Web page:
Design award to Aftenposten


Editor Lillian Vambheim (number three from left) led the job of moving A-magasinet

Editor Lillian Vambheim (number three from left) led the job of moving A-magasinet "slightly up-market." Now the effort has been crowned with an important design award. Photo: Carl Martin Nordby

Six months after A-magasinet was relaunched Aftenposten received Norway's most prestigious design award, the "Label for Good Design" (Merket for god design).

Read Aftenposten's article (in Norwegian)

With new content, the new paper and new format Aftenposten served its subscribers with a revitalized Friday magazine last October.

Last week Editor Lillian Vambheim and the rest of the staff in A-magasinet received the Label for Good Design in the "Visual Communication" category.

In the Jury's opinion, A-magasinet holds high international standard:

"This is a very good design job that has raised A-magasinet way above the competition. The new magazine is the work of craftsmanship on every page, and the aim to appeal to everyone regardless of age, nationality and gender shines clearly through. The language is simpler, and distinct sectioning and graphical elements separate the content in an understandable manner."

Better readability

A-magasinet's use of typographic hierarchy and graphics also helps to improve readability.

"The beautiful and colorful images stand out as a great contrast to the otherwise serene expression. The result is pure, reliable and elegant, which works well on most surfaces."

Read also: Take a sneak peek at the new A Magazine.

"It is regarded as both modern and classic, which should appeal both to a wide range of readers and advertisers," the jury's statement said.

A-magasinet's Editor, Lillian Vambheim, look at the award as a great inspiration to create an even better magazine.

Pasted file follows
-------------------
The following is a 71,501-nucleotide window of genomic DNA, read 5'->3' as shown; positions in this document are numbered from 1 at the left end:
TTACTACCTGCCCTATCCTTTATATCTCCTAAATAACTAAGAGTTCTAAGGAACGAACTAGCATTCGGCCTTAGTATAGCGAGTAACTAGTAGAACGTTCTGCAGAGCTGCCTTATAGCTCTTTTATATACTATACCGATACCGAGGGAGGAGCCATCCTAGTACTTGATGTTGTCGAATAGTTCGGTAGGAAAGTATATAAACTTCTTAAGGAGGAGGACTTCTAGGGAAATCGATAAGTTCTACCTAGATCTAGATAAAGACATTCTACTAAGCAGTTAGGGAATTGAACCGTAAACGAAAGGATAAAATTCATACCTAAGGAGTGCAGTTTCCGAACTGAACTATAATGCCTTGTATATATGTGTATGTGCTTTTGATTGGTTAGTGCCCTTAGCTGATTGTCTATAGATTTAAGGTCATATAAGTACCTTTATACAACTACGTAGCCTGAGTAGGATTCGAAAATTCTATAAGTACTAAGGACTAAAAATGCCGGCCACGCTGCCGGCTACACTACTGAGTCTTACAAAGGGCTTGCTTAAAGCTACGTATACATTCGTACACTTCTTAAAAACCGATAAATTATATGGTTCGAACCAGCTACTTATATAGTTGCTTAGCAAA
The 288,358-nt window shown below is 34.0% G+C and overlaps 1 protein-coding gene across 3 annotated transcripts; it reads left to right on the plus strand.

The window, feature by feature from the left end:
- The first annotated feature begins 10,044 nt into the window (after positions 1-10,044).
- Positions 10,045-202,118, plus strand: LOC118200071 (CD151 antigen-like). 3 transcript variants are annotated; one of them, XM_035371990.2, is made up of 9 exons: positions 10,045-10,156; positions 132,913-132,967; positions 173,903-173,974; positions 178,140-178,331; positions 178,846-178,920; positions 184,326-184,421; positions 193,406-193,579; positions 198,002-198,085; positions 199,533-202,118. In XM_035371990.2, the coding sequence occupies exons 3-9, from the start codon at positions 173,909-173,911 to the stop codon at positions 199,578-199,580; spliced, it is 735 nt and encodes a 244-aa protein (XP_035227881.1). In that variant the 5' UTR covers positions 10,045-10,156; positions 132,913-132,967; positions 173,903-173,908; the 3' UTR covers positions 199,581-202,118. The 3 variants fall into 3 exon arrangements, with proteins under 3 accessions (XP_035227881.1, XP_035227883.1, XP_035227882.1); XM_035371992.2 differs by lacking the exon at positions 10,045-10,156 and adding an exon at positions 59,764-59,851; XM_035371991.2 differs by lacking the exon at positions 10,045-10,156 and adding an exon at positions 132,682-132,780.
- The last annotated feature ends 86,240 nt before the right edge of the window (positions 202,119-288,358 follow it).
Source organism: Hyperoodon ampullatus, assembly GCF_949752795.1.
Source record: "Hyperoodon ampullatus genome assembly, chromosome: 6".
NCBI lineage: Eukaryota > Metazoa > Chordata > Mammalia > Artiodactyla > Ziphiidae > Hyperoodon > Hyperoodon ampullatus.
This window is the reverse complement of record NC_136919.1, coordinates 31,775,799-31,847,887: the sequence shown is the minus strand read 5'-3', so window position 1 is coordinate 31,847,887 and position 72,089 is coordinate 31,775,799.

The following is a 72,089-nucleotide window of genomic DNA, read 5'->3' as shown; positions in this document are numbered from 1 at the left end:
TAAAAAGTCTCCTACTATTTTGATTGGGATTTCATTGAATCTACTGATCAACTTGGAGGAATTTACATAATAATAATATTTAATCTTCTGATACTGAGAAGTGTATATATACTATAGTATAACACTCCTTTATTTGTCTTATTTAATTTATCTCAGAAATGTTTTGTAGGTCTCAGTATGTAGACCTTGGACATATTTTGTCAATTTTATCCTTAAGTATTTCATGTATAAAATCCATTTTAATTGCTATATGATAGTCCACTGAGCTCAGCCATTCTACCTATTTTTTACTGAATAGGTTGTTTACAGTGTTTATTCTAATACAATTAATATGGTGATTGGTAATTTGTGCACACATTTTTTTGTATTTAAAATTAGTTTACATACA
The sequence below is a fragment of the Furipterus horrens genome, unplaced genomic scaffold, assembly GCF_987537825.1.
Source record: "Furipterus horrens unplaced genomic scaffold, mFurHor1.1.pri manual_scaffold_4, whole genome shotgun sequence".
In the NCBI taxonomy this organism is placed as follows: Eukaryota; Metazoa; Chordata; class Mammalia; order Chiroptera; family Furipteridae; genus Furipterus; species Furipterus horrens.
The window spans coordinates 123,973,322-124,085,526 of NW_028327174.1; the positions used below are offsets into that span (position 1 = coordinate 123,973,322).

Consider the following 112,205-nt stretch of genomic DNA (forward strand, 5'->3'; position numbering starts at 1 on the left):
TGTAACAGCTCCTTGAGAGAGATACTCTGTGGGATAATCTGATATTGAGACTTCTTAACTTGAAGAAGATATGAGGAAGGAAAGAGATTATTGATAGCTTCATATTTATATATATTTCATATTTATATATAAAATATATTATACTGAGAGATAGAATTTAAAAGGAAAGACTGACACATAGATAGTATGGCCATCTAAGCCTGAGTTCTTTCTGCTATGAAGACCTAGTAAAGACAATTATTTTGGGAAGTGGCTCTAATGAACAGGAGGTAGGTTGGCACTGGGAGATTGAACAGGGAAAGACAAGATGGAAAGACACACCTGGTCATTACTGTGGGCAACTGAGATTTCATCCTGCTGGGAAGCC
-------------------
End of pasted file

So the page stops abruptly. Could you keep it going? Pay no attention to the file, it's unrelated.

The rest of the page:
"This tells us that we have succeeded in our remake of A-magasinet by reinforcing its position and visual identity. And it tells us that the market liked the changes that have made ​​us become Norway's most read magazine. Our goal was to give A-magasinet new solutions and a more distinct personality, and this proves that we have reached the goal," she says.

World class

The jury calls the magazine "world class". How does this affect you and your staff's confidence?

"That's a wonderful reference to get. We were proud of our product before, but now we are maybe even a bit more proud to work for A-magasinet. The aim has been to position the magazine as the smart option - and to bring the world to Norway. Recognition of this kind is important for our self -esteem. Every day we attempt to set high goals – now we can make them even hairier.

Norway's most read magazine

Readership figures from 2013 showed that A-magasinet passed VG Helg as the most widely read magazine in Norway.

"I hope the redesign is part of the reason why we now have 723,000 readers every Friday. It was scary to carry out the changes, since we wanted to preserve our core readers while we at the same time wanted to lower the age of our target group (+38 years) to attract new readers. The feedback has been overwhelming. The new sections such as culture, food, wine and nature/outdoor have proven popular, says Vambheim.

Read also: More Aftenposten readers on mobile, online and print

A-magasinet is also nominated for three awards at the "Mediedagene" event in Bergen in May, of which the most important one is "Newspaper Magazine of the Year". This is because of A-magasinet's combination of content and design.

"Our design solution is considerably more low-key than in the two major tabloid competitors. By curbing the general expression in the magazine we have provided room for several additional elements of journalistic content that help make the magazine more comprehensive and smart. Our goal is that the solution will appear more stylish and elegant than its tabloid competitors," Vambheim explains.

Published: 4/8/2014 9:36 AM
Last updated: 4/8/2014 9:45 AM